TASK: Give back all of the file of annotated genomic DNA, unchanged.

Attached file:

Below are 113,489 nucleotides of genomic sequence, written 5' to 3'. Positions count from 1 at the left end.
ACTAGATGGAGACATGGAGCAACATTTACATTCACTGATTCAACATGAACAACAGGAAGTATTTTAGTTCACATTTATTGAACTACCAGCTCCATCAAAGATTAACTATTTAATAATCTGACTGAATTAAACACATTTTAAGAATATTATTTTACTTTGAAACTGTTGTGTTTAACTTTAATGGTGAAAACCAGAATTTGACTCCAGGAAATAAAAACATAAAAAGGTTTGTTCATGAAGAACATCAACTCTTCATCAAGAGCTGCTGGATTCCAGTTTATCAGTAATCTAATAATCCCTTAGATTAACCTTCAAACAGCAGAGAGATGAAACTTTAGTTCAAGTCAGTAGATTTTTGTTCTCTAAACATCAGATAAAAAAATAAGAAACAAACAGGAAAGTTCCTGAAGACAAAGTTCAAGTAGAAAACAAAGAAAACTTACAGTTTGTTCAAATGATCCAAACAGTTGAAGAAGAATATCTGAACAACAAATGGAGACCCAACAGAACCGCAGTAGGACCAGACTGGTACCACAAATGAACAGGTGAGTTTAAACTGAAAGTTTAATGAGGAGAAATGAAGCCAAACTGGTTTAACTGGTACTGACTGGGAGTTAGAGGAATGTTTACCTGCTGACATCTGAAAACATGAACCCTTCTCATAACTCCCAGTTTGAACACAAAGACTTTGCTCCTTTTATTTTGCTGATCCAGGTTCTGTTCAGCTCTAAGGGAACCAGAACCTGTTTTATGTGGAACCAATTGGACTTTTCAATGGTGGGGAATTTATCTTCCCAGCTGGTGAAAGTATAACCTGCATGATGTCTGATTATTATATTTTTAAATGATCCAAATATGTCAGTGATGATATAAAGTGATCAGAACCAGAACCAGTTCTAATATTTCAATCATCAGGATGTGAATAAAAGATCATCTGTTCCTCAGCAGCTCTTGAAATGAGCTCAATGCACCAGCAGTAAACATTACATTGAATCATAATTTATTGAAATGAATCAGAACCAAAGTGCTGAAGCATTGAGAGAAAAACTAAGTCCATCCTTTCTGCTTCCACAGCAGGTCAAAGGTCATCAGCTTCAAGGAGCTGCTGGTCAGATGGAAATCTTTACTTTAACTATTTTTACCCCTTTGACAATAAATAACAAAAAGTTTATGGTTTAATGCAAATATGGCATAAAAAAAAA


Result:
Below are 113,489 nucleotides of genomic sequence, written 5' to 3'. Positions count from 1 at the left end.
ACTAGATGGAGACATGGAGCAACATTTACATTCACTGATTCAACATGAACAACAGGAAGTATTTTAGTTCACATTTATTGAACTACCAGCTCCATCAAAGATTAACTATTTAATAATCTGACTGAATTAAACACATTTTAAGAATATTATTTTACTTTGAAACTGTTGTGTTTAACTTTAATGGTGAAAACCAGAATTTGACTCCAGGAAATAAAAACATAAAAAGGTTTGTTCATGAAGAACATCAACTCTTCATCAAGAGCTGCTGGATTCCAGTTTATCAGTAATCTAATAATCCCTTAGATTAACCTTCAAACAGCAGAGAGATGAAACTTTAGTTCAAGTCAGTAGATTTTTGTTCTCTAAACATCAGATAAAAAAATAAGAAACAAACAGGAAAGTTCCTGAAGACAAAGTTCAAGTAGAAAACAAAGAAAACTTACAGTTTGTTCAAATGATCCAAACAGTTGAAGAAGAATATCTGAACAACAAATGGAGACCCAACAGAACCGCAGTAGGACCAGACTGGTACCACAAATGAACAGGTGAGTTTAAACTGAAAGTTTAATGAGGAGAAATGAAGCCAAACTGGTTTAACTGGTACTGACTGGGAGTTAGAGGAATGTTTACCTGCTGACATCTGAAAACATGAACCCTTCTCATAACTCCCAGTTTGAACACAAAGACTTTGCTCCTTTTATTTTGCTGATCCAGGTTCTGTTCAGCTCTAAGGGAACCAGAACCTGTTTTATGTGGAACCAATTGGACTTTTCAATGGTGGGGAATTTATCTTCCCAGCTGGTGAAAGTATAACCTGCATGATGTCTGATTATTATATTTTTAAATGATCCAAATATGTCAGTGATGATATAAAGTGATCAGAACCAGAACCAGTTCTAATATTTCAATCATCAGGATGTGAATAAAAGATCATCTGTTCCTCAGCAGCTCTTGAAATGAGCTCAATGCACCAGCAGTAAACATTACATTGAATCATAATTTATTGAAATGAATCAGAACCAAAGTGCTGAAGCATTGAGAGAAAAACTAAGTCCATCCTTTCTGCTTCCACAGCAGGTCAAAGGTCATCAGCTTCAAGGAGCTGCTGGTCAGATGGAAATCTTTACTTTAACTATTTTTACCCCTTTGACAATAAATAACAAAAAGTTTATGGTTTAATGCAAATATGGCATAAAAAAAAA